Uganda’s shift to clean energy by 2030 remains a pipe dream

Getrude Mbaseege                                                      
According to the Biomass Energy Strategy (BEST), energy poverty in Uganda is rampant and affecting mainly the cooking sector. 

Only 15 per cent of energy used for cooking in the 2018/2019 Financial Year qualified as clean energy. SDG 7 envisions universal access to affordable, reliable, sustainable and modern energy for all by 2030. It begs the question of how feasible that is in developing countries like Uganda particularly in regard to clean cooking. 

Despite different government and development partners’ interventions, majority of the population still relies heavily on woody biomass, particularly charcoal and firewood as their primary energy source for cooking. 

The National Development Plan 3 (NDP 3) notes that 2.09 million tonnes of charcoal were consumed in 2019 alone, contributing to the 6.5-billion-dollar biodegradable loss due to using wood fuel. This has seen a drastic decline in forest cover (about 72,000 Ha annually) over the last decade, which is projected to increase as the population grows, further increasing demand for wood fuel.

The International Energy Agency (IEA) defines energy poverty as the absence of sufficient choice in accessing adequate, affordable, reliable, quality, safe, and environmentally-friendly energy services to support economic and human development. We need energy for lighting, heating and moving things from one place to another.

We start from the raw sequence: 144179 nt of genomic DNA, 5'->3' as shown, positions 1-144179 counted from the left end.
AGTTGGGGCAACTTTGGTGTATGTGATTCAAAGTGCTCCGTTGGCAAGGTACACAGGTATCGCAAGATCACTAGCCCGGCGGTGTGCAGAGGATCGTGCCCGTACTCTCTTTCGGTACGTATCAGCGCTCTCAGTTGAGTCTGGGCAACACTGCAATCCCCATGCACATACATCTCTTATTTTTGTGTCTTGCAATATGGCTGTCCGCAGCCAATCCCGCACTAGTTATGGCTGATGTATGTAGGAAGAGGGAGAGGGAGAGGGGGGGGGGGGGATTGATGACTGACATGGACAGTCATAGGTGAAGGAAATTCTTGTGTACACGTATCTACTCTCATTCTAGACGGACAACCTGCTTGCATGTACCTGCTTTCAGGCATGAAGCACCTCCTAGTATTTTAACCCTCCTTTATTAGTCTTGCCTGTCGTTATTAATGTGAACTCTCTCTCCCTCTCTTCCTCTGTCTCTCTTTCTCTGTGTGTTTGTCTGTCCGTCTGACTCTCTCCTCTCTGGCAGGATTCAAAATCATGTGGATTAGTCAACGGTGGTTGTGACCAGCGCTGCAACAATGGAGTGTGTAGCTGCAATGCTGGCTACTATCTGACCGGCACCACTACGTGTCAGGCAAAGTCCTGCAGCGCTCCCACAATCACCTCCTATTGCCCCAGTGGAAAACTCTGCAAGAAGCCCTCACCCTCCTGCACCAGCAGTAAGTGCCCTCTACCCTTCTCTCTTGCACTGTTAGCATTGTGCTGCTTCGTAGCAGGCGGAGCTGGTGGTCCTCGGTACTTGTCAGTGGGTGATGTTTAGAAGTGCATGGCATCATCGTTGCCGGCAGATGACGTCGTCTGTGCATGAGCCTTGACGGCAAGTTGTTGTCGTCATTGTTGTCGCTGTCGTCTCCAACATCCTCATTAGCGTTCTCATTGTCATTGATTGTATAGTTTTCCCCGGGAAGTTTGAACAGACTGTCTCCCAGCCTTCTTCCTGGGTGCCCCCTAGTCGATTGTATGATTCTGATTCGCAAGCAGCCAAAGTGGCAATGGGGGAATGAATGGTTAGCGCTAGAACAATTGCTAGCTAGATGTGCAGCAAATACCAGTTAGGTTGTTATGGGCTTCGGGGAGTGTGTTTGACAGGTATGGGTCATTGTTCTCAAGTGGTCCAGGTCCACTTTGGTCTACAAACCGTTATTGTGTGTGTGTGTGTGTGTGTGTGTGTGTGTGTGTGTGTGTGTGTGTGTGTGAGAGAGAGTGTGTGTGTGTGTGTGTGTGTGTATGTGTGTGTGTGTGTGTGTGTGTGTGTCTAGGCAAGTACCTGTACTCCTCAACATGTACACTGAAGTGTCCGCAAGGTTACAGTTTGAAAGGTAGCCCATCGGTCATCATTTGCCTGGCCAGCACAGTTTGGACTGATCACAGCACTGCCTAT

Currently, Uganda’s energy mix is comprised of biomass (88 per cent), electricity (2 per cent), and fossil fuels (10 per cent). According to the BEST, households consume the largest percentage of biomass accounting for over 70 per cent, the bulk of which is through charcoal consumption. 

Uganda experiences repetitive cycles where charcoal prices sky-rocket during scarcity making it expensive until supply stabilises and they slowly fall. High demand for wood fuel coupled with low levels of reforestation over time, resulted into biomass demand exceeding available stock and hence energy insecurity.  

Late last year, an 85kg bag cost between Shs90,000 and Shs110,000 depending on one’s location and availability of charcoal stock in that season. As the dominant energy source for cooking in the country, this trajectory is alarming and needs to be reversed before it is too late. 

To reduce dependence on and consumption of biomass, the government has put efforts into increasing biomass energy efficiency through promoting clean cooking with less wood consumed and less smoke emitted. 

The ongoing densification and expansion of the national electricity grid has increased access to electricity for more people, increasing their options for cooking. 

Intensifying of rural electrification has also connected rural areas previously off the national grid to electricity, reducing dependence on biomass. 

Other off-grid energy solutions such as biogas and solar are being promoted as well for institutions like schools. The available modern energy options for cooking in Uganda today are Liquefied Petroleum Gas (LPG), electricity, solar and biogas. 

Besides solar energy’s contribution to the national grid, its technologies in the market are mainly for lighting, charging and other low energy consumption uses. 

 Various development organisations and NGOs have played a pivotal role distributing Photo Voltaic appliances such as solar lamps at no cost or at subsidised prices, which has helped light-up many rural areas that are off-grid.

 However, use of solar for cooking and other heavy industrial processes, which consume a significant amount of power remains to be seen.  

As a modern energy source, few Ugandans can afford solely using LPG for cooking. They often complement it with charcoal or firewood. 

Ms Mbaseege is a research fellow at the Great Lakes Institute of Strategic Studies. [email protected]